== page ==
Billionaire George Soros says the banking sector is a “parasite” holding back the economic recovery and an “incestuous” relationship with regulators means little has been done to resolve the issues behind the 2008 crisis.
“The banking sector is acting as a parasite on the real economy,” Mr Soros says in his new book “The Tragedy of the European Union” (Buy in the UK).
“The profitability of the finance industry has been excessive. For a while 35pc of all corporate profits in the United Kingdom and the United States came from the financial sector. That’s absurd.”
Mr Soros outlined how the problems that caused the Eurozone economic crisis remain largely unresolved.
“Very little has been done to correct the excess leverage in the European banking system. The equity in the banks relative to their balance sheets is wafer thin, and that makes them very vulnerable.
“The issue of “too big to fail” has not been solved at all.”
The proposed solution of a European banking union does not address the underlying problems, Mr Soros adds.
“A real danger to the financial system is the incestuous relationship between national authorities and bank managements. France in particular is famous for its inspecteurs de finance, who end up running its major banks. Germany has its Landesbanken and Spain its caixas, which have unhealthy connections with provincial politicians.”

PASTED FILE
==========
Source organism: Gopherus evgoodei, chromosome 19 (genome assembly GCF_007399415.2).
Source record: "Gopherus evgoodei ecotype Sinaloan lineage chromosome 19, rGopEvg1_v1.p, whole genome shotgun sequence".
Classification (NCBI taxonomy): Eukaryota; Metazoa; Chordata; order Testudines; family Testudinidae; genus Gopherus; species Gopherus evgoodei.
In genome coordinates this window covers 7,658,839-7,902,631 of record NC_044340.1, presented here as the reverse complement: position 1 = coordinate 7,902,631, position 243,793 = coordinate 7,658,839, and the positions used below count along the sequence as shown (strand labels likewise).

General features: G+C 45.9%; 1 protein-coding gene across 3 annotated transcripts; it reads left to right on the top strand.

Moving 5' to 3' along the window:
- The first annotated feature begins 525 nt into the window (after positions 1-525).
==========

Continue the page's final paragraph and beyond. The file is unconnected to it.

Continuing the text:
In the UK, Execs at RBS and Lloyds, both saved by taxpayers, are in line for more gratuitous windfalls. RBS is handing out ridiculous sums despite making an £8.2billion loss last year. Executives at RBS, 81% owned by the public, pocketed £5.2m worth of shares today for work they did in the past.
But many of the same bigwigs will end up richer still after the bank revealed they could get as much as £18m in shares in up to four years’ time.
Critics branded the payouts “rewards for failure”. Among those set to be quids in is new chief executive Ross McEwan, who could get up to £3m in 2017, or even more if the bank’s share price has risen by then.
To rub salt into the wounds, Lloyds, also saved from collapse by a taxpayer bail-out, dished out £12.5m worth of shares to 10 bigwigs.
They include chief executive Antonio Horta-Osorio, who got nearly £1.7m in shares today, even after selling a chunk to cover a tax bill.
Lloyds, 33% owned by the taxpayer after a £20bn bailout following the financial crisis, made a £415m profit last year.
However, it has been left reeling from a near £10bn bill for the payment protection insurance mis-selling scandal.
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